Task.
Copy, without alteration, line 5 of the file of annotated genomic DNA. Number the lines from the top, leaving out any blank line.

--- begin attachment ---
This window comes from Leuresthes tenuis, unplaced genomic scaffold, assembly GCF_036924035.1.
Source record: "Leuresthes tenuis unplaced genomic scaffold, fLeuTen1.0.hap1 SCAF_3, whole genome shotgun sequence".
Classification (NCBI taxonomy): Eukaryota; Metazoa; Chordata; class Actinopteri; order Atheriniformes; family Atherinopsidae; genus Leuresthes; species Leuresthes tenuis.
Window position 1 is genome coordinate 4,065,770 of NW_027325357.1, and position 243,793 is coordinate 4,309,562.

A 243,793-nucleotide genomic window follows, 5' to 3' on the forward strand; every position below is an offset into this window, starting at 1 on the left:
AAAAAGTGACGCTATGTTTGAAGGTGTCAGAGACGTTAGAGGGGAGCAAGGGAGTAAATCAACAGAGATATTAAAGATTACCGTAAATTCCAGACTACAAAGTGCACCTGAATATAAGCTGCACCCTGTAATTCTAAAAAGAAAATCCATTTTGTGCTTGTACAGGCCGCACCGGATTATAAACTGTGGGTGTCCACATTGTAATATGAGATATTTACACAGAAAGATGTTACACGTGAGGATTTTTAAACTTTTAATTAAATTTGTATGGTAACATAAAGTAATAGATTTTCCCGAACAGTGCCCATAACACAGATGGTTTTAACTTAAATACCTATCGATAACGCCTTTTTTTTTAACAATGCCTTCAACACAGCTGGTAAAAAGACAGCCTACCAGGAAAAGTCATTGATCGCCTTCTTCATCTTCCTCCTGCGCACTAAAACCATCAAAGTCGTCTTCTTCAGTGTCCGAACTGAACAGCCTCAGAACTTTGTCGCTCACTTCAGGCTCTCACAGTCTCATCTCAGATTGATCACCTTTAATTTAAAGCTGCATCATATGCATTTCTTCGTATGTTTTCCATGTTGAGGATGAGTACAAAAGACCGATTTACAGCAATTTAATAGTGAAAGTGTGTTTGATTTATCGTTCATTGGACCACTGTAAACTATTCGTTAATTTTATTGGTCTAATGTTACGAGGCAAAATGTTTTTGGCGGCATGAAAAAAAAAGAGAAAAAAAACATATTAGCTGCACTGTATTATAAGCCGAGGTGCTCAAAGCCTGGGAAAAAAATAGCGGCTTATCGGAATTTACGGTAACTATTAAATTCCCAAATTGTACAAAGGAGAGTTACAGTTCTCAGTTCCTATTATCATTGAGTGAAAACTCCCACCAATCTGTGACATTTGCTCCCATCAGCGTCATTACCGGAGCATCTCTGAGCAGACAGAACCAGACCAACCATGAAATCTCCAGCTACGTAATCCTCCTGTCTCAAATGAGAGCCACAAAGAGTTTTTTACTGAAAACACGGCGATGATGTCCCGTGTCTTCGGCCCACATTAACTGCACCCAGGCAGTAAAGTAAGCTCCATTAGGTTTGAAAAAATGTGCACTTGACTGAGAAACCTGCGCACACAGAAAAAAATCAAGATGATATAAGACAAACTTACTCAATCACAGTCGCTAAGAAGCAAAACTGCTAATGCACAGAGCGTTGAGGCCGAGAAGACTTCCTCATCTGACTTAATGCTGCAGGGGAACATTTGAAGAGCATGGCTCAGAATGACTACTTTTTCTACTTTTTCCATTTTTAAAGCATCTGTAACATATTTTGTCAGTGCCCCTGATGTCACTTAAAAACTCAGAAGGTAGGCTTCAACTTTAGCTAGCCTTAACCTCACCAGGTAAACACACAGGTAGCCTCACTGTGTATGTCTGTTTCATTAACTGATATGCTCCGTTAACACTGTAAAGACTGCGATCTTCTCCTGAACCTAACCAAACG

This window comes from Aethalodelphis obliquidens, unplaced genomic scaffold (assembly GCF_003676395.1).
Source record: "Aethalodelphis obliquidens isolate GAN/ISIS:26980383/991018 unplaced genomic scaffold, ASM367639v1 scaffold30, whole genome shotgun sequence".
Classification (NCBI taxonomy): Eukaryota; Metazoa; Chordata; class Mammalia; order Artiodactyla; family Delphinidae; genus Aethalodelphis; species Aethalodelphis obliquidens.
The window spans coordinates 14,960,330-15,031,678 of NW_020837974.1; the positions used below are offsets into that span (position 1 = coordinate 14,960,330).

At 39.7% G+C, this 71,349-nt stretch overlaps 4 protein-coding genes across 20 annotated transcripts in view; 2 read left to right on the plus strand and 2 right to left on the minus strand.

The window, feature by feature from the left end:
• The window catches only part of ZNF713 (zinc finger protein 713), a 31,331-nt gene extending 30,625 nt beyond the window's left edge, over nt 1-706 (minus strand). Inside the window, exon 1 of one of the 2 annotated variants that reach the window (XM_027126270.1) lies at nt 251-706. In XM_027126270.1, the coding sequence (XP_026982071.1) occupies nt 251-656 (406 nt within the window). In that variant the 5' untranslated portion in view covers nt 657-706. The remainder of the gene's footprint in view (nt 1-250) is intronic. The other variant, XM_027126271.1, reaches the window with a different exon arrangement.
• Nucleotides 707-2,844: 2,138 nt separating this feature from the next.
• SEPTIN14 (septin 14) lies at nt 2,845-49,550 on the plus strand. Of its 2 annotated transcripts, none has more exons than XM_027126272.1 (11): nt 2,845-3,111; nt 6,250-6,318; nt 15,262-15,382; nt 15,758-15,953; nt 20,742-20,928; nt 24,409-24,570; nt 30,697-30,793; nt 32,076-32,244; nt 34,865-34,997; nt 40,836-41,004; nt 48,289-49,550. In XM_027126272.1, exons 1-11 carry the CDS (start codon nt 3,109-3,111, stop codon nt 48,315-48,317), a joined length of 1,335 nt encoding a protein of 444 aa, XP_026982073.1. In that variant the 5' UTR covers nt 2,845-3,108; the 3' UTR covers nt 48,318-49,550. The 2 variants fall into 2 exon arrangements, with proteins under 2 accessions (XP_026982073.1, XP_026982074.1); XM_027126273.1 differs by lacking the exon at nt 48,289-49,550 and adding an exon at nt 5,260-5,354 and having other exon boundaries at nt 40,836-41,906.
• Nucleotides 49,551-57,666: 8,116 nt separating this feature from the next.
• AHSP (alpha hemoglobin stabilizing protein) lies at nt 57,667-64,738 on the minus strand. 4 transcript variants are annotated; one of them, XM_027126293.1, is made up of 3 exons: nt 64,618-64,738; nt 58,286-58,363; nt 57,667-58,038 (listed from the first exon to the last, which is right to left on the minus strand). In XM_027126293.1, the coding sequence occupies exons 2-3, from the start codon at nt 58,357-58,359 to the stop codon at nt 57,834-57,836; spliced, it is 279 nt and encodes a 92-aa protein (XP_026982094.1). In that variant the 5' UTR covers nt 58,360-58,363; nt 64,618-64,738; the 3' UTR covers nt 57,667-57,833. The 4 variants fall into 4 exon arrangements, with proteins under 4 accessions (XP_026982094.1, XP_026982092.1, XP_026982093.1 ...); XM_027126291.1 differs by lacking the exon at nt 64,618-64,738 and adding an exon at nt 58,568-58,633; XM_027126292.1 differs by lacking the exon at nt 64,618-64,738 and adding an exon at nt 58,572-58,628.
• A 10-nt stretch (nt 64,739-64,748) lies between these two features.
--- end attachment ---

A 243,793-nucleotide genomic window follows, 5' to 3' on the forward strand; every position below is an offset into this window, starting at 1 on the left: